Three nights in the car was enough; while free and warmer than the tent, sleeping on the boards is less comfortable and makes my hips hurt. It’s also impossible to get dressed without mildly assaulting Kate in the process. So on the drive to Santa Fe we searched for a place to stay that hit that sweet spot of cheap but not too sketchy. One place seemed to fit the bill, called, wouldn’t you know it, Cottonwood Court. Our night taken care of, we set about our day. Shower at the gym, and then some juevos rancheros.
We’re definitely over budget for the Southwest portion of our trip and I am at peace with that, because the reason is food. Kate and I are together in feeling that New Mexico is probably not where we make our new home. We still have some cities to see, but the dessert, while powerfully beautiful and full of surprises, seems like a great place for us to visit but not to live. This region will change the way we live though, because wherever we set up our new home we’ll be cooking way more southwestern food.
The first thing we learned about Santa Fe is that it’s an art town. A high art town. We walked down Canyon Street passing dozens of galleries and stopping in here and there. The winner for us was the Longworth, showing many works by Vladimir Kush. A new artist to both of us, he paints imaginative surrealist works that are filled with heart and whimsy.
There was no photography allowed in the gallery, and the man who worked there was so kind and generous with his time that I didn’t want to break his rules. I went online and found some of the works we saw to share here. Obviously it’s different live and in person but I hope you can zoom in and enjoy these half as much as we did.
A native New Mexican described Santa Fe to us as “Adobe Disneyland,” and that bore out. Every building is Pueblo style here, including the IHOP and the parking garage: Stucco painted in earth tones with thick roof beams poking out (maybe just for show,) flat roofs with boxy gutter spouts, garlands of drying red peppers called ristras hanging everywhere, and turquoise seemingly the only splash of color allowed.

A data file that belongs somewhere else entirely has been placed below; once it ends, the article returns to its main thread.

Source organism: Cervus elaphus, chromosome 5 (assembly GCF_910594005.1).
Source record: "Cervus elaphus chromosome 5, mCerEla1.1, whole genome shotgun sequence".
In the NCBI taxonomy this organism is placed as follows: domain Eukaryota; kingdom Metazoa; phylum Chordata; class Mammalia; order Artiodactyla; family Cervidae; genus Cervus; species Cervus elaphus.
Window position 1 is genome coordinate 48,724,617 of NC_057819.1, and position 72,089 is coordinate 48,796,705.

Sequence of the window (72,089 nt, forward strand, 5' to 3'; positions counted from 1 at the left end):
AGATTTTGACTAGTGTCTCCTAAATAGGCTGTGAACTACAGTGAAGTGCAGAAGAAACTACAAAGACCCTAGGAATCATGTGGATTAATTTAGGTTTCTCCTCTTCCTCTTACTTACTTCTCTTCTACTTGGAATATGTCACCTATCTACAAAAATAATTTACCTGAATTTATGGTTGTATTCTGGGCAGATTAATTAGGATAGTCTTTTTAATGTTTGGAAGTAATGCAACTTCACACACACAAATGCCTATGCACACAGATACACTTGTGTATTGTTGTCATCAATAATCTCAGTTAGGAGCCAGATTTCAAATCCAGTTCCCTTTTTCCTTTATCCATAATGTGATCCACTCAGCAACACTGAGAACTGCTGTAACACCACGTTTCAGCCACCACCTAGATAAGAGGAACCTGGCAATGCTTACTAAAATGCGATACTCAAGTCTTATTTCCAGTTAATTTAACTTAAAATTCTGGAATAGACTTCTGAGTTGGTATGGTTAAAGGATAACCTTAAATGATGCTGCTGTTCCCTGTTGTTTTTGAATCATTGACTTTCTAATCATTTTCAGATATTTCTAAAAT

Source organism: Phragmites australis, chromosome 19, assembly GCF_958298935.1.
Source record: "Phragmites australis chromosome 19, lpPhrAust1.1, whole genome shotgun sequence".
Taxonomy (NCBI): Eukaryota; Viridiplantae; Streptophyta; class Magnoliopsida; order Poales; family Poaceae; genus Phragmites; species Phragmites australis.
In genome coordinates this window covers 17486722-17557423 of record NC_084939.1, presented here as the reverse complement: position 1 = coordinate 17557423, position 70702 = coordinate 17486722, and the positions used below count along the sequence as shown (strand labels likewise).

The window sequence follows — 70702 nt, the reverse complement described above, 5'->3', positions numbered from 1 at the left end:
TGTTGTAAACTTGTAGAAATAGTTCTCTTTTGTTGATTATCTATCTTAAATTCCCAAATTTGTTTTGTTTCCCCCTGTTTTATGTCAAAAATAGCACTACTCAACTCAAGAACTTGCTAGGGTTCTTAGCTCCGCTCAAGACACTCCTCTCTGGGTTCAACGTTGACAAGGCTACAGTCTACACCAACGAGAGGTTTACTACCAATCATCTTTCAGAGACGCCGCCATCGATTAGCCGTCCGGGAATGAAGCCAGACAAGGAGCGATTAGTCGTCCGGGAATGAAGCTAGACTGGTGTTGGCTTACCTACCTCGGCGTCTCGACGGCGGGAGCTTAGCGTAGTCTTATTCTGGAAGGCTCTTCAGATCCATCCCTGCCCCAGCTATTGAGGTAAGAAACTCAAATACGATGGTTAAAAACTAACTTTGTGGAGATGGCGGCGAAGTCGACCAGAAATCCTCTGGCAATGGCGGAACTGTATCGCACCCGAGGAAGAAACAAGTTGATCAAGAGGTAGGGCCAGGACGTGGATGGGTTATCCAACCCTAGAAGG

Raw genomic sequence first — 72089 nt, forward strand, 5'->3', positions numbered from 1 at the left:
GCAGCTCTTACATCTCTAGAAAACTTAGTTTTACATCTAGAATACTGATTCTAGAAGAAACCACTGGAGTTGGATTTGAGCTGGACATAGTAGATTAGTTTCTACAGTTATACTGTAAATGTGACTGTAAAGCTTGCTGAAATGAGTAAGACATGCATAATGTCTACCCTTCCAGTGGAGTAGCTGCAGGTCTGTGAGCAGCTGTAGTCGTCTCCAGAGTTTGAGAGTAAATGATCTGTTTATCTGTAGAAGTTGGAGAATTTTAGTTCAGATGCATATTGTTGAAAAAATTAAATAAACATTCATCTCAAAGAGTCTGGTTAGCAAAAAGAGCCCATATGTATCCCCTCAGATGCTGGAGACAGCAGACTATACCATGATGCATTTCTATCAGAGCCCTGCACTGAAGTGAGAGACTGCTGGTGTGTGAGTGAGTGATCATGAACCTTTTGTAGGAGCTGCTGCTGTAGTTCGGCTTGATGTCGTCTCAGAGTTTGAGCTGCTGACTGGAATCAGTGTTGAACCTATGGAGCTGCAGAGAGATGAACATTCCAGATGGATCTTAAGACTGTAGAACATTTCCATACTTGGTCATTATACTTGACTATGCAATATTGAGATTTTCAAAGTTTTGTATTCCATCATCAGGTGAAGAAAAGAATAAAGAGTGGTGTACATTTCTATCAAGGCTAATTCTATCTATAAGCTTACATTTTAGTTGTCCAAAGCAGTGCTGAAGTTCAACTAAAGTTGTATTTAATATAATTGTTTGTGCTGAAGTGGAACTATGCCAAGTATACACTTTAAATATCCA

We walked the blocks around the central plaza, looking into shops of “pawn” turquoise jewelry, silver work, and Native American folk art, especially blankets and pottery. I wondered how such a profusion of places selling the same things could exist, thinking this place must be packed with tourists in their prime season. The pottery appealed to me the most, and it was fascinating to see the distinctive style of each Pueblo. The Navajo pieces were rainbows of color, while the Acoma only used black, white, and a burnt orange to produce geometric patterns bordering on optical illusions, and the Jemez were only orange and exposed clay, using motifs that reminded me of the century old petroglyphs we’ve been exploring. Some pieces were not painted but fired with horse hair on them to create charred patterns. Again, no pictures allowed so here’s some I found from the internet.
We also stumbled onto Bill Worre’s gallery. He was the creator of the huge anthropomorphic shaman statue in Seminole Valley, and here was a smaller version of that same piece, along with a bunch of other variations. The woman who worked there was wonderful, and told us the origin story of the work. On a boating trip Worrell and a companion sought shelter in a cave during a storm, and when the floodwaters receded they were looking at ancient petroglyphs. Worrell was deeply impacted and decades of art were the result.
We got out of the touristy part of the city and found a bookstore, then a restaurant for a late, queso-centric lunch. After hours of walking around we were feeling the altitude; Santa Fe is over a mile up and the lower oxygen content can make you feel tired and occasionally lightheaded. We checked into our motel and enjoyed the comforts of a real bed and television. The owners were lovely people, and first the wife, then the husband practically demanded that we could not leave Santa Fe without visiting Meow Wolf. They handed out the flyer like true believers distributing a soul-saving pamphlet. They loved it, their daughter loved it, everyone from the the city loved it, people from out of town loved it, we had to go. Jesse and Alex already highly recommended the strange, immersive art experience, so it was on our list. We assured our hosts that in the morning we would make the pilgrimage to Meow Wolf, and turned in for the night.